A report into the HPAT medical entry system has found that it has failed to broaden entry to the sector.
It is also having unintended consequences that are a significant hidden cost to the Exchequer.
The report, commissioned by the medical schools and published today, recommends reforms.
The HPAT system for third-level medicine applicants was introduced in 2009 with the intention of easing pressure on students and broadening entry to include students from less affluent backgrounds.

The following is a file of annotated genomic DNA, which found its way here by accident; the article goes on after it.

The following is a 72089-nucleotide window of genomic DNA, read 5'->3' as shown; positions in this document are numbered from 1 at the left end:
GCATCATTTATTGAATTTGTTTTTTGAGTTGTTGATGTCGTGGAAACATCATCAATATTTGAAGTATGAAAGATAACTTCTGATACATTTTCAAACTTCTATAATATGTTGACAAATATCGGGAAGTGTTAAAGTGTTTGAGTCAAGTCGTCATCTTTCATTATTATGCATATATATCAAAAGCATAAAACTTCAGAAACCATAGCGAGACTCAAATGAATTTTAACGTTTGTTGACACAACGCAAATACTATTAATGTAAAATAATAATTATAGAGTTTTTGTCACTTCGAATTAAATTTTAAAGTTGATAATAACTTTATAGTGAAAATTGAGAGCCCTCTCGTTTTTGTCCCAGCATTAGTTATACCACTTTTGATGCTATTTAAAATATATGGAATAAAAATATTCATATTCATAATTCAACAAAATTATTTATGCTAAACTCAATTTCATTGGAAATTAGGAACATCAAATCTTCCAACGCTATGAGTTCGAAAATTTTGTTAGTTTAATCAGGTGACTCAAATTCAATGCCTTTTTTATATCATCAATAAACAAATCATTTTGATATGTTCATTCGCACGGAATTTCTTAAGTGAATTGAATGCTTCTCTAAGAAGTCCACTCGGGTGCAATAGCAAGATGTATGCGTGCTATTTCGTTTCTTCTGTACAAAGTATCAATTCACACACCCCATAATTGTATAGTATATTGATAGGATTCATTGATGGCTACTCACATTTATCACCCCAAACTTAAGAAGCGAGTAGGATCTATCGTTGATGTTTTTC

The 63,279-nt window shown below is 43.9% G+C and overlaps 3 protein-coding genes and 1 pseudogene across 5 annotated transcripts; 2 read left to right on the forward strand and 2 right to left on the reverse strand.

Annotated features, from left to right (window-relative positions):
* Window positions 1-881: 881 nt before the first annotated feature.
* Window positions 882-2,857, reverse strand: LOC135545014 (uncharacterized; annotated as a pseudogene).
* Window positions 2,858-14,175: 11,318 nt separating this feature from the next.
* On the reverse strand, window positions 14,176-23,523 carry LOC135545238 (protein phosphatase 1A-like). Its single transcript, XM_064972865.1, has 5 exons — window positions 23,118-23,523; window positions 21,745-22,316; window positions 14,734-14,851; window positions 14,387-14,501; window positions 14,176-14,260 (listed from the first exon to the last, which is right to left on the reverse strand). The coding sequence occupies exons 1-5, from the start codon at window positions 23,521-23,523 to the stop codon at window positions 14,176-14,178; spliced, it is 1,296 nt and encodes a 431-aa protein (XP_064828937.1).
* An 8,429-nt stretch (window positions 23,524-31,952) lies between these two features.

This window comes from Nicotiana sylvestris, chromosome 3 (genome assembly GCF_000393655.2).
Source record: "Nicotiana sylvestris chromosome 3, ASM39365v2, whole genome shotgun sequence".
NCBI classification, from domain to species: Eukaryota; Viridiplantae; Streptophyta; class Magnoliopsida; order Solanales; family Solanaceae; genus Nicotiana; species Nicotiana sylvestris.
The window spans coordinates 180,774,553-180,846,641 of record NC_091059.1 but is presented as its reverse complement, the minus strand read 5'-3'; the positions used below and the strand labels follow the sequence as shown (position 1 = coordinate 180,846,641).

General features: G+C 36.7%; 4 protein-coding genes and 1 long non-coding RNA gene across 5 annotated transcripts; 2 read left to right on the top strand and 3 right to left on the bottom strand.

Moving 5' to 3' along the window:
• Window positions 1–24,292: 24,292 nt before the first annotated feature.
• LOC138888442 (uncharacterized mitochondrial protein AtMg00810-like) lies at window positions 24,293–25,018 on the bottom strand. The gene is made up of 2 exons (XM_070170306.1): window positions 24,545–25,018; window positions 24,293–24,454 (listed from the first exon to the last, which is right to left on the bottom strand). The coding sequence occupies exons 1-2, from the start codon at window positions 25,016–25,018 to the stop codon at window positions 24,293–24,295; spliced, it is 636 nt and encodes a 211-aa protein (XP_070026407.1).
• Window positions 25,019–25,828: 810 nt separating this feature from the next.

Applicants combine their Leaving Certificate results with the outcome of another test, called the HPAT.
The report has found that students are now less likely to repeat the Leaving Certificate to gain entry to medicine.
However, many are repeating the HPAT instead. If they are then successful in gaining entry to medicine, they abandon other courses.
This, the report says, is depriving other students of places on those courses and amounts to a significant cost to the Exchequer.